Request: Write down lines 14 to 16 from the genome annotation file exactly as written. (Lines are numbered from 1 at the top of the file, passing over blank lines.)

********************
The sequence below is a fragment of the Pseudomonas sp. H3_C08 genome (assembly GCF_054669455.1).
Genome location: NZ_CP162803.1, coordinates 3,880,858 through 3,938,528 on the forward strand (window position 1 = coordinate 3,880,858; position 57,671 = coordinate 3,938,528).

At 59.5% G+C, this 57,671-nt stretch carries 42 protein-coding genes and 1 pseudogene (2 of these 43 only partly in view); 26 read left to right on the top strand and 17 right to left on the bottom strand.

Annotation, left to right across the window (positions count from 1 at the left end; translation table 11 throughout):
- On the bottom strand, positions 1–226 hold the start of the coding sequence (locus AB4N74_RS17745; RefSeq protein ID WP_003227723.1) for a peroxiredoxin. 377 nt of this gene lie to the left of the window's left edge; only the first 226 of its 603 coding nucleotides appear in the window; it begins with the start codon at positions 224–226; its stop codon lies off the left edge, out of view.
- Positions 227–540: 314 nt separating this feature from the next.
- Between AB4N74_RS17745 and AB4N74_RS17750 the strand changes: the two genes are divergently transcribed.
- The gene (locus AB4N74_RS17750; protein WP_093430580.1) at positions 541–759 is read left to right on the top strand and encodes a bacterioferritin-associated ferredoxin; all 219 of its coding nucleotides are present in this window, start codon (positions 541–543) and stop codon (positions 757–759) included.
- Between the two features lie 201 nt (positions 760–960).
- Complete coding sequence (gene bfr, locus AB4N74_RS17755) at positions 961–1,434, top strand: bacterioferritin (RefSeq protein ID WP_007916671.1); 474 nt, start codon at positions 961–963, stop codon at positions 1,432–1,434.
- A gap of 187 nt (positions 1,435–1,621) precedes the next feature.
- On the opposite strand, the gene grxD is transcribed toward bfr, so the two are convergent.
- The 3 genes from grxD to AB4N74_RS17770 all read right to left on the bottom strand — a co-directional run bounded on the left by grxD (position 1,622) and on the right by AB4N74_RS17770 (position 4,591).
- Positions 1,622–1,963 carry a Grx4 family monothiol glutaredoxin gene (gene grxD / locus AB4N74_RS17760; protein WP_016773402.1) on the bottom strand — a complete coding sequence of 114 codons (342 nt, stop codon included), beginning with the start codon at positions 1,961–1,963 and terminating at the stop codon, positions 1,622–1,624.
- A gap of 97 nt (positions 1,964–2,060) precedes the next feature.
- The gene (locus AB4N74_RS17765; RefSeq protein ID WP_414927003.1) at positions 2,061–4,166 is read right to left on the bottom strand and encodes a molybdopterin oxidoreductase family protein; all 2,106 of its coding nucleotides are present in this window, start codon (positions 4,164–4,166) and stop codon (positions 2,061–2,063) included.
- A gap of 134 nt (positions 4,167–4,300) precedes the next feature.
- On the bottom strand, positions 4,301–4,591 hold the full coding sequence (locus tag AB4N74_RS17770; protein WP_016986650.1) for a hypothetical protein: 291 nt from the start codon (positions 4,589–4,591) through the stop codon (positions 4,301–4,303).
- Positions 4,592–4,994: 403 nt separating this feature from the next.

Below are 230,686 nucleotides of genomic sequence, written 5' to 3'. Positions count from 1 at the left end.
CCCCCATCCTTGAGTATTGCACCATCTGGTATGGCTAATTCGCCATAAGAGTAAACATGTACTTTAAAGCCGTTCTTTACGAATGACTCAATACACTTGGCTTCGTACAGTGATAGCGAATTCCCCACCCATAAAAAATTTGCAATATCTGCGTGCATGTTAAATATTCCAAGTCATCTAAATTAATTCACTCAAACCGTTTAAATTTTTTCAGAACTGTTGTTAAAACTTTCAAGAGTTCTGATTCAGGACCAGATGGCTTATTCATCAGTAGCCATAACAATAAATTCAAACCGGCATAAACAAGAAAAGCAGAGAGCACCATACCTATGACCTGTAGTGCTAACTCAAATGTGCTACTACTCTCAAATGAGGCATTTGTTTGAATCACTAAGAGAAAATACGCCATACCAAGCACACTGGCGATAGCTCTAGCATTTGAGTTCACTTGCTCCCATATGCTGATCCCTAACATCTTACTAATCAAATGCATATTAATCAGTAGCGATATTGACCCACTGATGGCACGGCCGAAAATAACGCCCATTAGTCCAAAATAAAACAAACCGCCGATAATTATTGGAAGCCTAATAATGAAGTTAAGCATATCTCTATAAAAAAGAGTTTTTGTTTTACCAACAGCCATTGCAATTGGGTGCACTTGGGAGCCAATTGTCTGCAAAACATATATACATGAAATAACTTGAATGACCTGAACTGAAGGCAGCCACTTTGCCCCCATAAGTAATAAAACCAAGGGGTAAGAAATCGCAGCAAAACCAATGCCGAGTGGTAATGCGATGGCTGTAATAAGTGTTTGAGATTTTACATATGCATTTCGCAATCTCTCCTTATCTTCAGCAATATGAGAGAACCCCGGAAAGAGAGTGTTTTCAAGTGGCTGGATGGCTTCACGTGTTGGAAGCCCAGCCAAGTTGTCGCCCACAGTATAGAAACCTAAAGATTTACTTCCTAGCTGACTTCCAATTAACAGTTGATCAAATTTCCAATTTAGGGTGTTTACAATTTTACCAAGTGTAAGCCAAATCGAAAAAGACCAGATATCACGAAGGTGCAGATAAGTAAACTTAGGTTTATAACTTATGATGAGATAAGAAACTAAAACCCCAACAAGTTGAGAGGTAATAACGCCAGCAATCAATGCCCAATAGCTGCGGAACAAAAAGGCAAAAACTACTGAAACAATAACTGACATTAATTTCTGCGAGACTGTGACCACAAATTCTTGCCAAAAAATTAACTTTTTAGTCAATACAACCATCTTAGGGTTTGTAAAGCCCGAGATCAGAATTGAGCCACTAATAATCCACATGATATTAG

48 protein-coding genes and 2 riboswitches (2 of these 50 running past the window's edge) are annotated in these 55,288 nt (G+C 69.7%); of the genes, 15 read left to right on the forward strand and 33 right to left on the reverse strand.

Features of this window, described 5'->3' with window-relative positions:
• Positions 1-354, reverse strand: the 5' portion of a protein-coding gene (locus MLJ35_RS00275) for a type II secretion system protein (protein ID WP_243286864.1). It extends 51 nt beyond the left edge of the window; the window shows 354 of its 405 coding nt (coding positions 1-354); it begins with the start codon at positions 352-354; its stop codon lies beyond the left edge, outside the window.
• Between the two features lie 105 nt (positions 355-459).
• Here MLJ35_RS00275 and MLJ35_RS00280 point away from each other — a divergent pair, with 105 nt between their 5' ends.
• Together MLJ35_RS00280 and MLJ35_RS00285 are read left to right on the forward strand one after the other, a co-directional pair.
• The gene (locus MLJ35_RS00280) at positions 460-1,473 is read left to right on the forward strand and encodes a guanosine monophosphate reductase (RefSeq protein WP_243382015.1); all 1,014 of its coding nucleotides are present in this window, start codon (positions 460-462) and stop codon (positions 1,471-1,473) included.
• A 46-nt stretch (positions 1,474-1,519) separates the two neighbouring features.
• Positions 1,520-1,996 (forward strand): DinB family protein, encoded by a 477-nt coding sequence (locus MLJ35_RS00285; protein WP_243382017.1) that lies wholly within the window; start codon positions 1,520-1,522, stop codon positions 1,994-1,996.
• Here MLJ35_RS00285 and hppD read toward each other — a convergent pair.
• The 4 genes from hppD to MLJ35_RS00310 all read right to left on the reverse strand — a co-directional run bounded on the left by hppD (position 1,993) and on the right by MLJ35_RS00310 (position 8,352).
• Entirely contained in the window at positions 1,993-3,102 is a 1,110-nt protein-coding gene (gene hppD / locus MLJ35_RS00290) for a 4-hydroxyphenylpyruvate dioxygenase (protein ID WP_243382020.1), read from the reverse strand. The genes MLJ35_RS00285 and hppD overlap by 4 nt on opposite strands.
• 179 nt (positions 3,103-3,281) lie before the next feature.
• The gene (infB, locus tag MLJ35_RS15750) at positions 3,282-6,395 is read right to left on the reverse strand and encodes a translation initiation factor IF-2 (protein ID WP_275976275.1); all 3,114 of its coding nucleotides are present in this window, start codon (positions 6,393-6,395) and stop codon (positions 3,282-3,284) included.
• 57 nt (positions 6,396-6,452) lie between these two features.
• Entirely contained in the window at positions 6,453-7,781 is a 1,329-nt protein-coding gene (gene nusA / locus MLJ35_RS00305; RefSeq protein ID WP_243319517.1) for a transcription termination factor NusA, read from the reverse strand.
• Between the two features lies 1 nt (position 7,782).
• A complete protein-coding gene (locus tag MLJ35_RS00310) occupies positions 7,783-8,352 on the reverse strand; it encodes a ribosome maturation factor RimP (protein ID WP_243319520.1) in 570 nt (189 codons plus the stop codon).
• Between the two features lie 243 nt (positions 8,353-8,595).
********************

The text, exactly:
- Positions 1,622–1,963 carry a Grx4 family monothiol glutaredoxin gene (gene grxD / locus AB4N74_RS17760; protein WP_016773402.1) on the bottom strand — a complete coding sequence of 114 codons (342 nt, stop codon included), beginning with the start codon at positions 1,961–1,963 and terminating at the stop codon, positions 1,622–1,624.
- A gap of 97 nt (positions 1,964–2,060) precedes the next feature.
- The gene (locus AB4N74_RS17765; RefSeq protein ID WP_414927003.1) at positions 2,061–4,166 is read right to left on the bottom strand and encodes a molybdopterin oxidoreductase family protein; all 2,106 of its coding nucleotides are present in this window, start codon (positions 4,164–4,166) and stop codon (positions 2,061–2,063) included.